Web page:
But neither man would have the opportunity to take part in the “Great Escape.” Well-founded German suspicions that the Americans were helping the RAF in tunneling activities convinced the commandant of the camp, Colonel Friedrich Wilhelm von Lindeiner, to move the Americans out of North Compound.
It was in South Compound, where Clark and Sconiers resided, where a freak accident set in motion repercussions that have lasted six decades. About fourteen months after capture, Sconiers purportedly slipped on ice in the compound during the winter of 1943, and a piece of wood ruptured his ear drum. Shortly afterward, he complained to Clark of an earache. With no adequate drugs to treat an ear infection, Sconiers’ condition worsened. As December eased into January of 1944, marking another milestone for both prisoners, Sconiers developed further complications. It appeared that the infection entered his brain, and soon he was displaying symptoms of mental illness, consistent with the spread of severe infection. His roommates tried to protect him from the increasingly ominous attention of the German guards, but while the prisoners were out of the barracks one day, the Germans took Sconiers away. He was taken about an hour from the camp to a Reserve Hospital in what is now Lubin, Poland. He died there the next day, January 24, 1944. Some Germans claimed he had a heart attack. Others claimed he had pneumonia. Albert Clark did not believe either explanation.
On January 27, 1944, a solemn burial party including Lt. Col. Clark and Lt. Milton Stenstrom, Sconiers’ pilot on their final mission, arrived by train in Lubin. In the POW section of the city cemetery, Grave Number 7, Lt. Ewart T. Sconiers was laid to rest in what was then enemy soil. An American flag covered his casket, and a wreath of flowers displaying swastikas at the end of its ribbons sat atop the flag.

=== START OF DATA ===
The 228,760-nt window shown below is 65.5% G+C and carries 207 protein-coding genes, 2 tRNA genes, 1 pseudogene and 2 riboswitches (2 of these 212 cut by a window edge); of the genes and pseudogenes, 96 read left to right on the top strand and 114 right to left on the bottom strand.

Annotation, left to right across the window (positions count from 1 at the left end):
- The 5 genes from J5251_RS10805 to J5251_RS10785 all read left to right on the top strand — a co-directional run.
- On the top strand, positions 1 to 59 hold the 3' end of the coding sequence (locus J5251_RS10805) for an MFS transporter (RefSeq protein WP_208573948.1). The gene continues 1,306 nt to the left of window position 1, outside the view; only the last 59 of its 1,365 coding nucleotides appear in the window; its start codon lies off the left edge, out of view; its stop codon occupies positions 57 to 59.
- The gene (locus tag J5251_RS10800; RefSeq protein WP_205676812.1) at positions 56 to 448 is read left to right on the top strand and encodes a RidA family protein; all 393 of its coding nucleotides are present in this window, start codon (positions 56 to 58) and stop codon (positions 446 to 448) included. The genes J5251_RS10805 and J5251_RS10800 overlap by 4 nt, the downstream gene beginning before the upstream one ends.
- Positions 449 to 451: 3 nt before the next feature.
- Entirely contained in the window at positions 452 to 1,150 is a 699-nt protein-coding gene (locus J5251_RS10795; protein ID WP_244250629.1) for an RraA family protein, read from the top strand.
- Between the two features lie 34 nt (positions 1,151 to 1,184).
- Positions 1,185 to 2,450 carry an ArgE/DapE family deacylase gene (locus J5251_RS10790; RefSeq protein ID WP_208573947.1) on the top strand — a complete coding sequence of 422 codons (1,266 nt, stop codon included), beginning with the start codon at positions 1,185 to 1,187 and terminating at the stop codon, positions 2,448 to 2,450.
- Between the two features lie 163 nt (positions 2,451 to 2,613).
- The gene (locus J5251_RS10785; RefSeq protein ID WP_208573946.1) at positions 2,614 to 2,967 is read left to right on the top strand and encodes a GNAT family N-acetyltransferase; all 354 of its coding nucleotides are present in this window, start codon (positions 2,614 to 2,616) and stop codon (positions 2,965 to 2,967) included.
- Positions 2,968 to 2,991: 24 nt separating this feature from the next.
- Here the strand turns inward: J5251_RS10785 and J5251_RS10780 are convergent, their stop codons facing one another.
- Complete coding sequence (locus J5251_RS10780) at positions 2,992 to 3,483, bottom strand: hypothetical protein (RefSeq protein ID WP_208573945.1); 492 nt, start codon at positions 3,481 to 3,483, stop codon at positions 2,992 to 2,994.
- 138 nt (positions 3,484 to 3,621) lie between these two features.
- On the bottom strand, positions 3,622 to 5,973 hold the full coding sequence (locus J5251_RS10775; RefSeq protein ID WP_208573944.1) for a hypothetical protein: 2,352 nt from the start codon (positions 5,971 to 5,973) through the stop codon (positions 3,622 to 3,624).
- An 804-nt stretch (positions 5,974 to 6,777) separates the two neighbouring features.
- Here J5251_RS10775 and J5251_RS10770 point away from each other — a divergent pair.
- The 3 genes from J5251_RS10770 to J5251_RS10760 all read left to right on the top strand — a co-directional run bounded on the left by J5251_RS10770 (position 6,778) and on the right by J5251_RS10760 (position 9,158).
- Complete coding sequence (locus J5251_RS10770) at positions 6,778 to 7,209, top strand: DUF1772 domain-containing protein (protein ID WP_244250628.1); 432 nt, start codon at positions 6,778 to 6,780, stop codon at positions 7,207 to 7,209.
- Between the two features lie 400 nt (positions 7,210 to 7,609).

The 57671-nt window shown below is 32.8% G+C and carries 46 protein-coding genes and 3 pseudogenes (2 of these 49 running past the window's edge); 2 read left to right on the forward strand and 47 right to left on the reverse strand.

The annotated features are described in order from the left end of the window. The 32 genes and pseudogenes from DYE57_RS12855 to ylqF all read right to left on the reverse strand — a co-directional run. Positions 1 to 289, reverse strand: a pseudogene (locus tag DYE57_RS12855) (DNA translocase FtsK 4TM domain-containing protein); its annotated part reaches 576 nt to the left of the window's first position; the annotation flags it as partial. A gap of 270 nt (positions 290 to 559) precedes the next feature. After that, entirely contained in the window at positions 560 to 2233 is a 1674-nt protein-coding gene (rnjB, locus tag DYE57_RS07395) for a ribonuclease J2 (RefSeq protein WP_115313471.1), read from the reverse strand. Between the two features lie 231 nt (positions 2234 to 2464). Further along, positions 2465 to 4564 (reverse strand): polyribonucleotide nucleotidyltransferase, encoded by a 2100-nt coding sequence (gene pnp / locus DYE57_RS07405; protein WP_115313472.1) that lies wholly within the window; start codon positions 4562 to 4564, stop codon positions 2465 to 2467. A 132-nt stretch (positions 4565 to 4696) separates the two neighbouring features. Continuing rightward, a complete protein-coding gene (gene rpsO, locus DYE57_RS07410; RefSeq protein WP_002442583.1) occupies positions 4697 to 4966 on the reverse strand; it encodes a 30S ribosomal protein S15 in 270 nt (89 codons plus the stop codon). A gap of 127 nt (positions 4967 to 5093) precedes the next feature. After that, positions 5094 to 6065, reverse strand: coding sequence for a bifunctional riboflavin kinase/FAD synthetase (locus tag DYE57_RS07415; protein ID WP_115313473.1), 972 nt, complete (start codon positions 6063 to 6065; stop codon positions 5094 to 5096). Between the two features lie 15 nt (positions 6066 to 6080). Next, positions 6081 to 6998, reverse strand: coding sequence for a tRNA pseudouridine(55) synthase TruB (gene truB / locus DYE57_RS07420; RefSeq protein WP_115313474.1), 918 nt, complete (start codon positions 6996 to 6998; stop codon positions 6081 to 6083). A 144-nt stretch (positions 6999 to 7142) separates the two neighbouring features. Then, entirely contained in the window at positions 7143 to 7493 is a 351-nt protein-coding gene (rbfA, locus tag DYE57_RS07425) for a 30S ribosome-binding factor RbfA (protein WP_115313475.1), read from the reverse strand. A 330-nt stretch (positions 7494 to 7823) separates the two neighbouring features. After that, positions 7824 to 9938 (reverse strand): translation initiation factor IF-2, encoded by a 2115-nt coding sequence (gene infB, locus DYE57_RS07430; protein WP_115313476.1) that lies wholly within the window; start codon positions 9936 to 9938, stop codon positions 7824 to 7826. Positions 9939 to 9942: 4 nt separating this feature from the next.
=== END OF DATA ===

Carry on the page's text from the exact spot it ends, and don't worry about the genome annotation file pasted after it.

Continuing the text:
Lt. General Clark, former superintendent of the United States Air Force Academy in Colorado Springs, had expressed to me when I once interviewed him, the revulsion he felt as he watched a muddy German boot stomp upon the American flag that covered Lt. Sconiers’ casket as the wooden box was lowered into the ground. It is a memory that never left him. Clark and Sconiers’ fellow POWs saluted their friend that cold gray day and returned to Stalag Luft III.
One year later to the day, Stalag Luft III was evacuated as 10,000 POWs embarked on the Forced March just ahead of the Russians. Smoke arose from Hut 104 in North Compound where the escape tunnel “Harry” had originated—a fire set as a final act of defiance from the British and in retribution for the murder of “The Fifty” by the Gestapo. The camp stood completely empty.
Three months later, the war ended, and jubilant men returned home to resume their interrupted lives. U.S. Army Graves Registration eventually located the graves of the POWs buried at Stalag Luft III and another POW from the camp buried in another nearby town. All the remains were brought home. But Lt. Sconiers’ body was never located. After the war the border changed, and Lubin was then in Poland. In the years that followed, the town of Lubin was subjugated by Communist rule, and search teams were very restricted in their efforts to search for Lt. Sconiers.
Only recently has the Defense Prisoner of War / Missing Personnel Office (DPMO) reopened the case of Lt. Sconiers. Dedicated to the proposition that America “always brings her own home,” a research team was organized, headed by Navy Chief Petty Officer John Gray. Working with local officials, including Polish researcher Szymon Serwatka, the team relentlessly searched for Lt. Sconiers grave. The search proved to be even more difficult since the post-war Communists converted the cemetery into a public park, removing all grave markers. But there at the foot of a catalpa tree, no more than sixteen yards from a paved city street, coordinates indicate the likely grave of Lt. Sconiers. According to locals, a friend came and planted the tree, which is native to Florida, Lt. Sconiers’ home state. To this day, the planter of that tree has remained a mystery.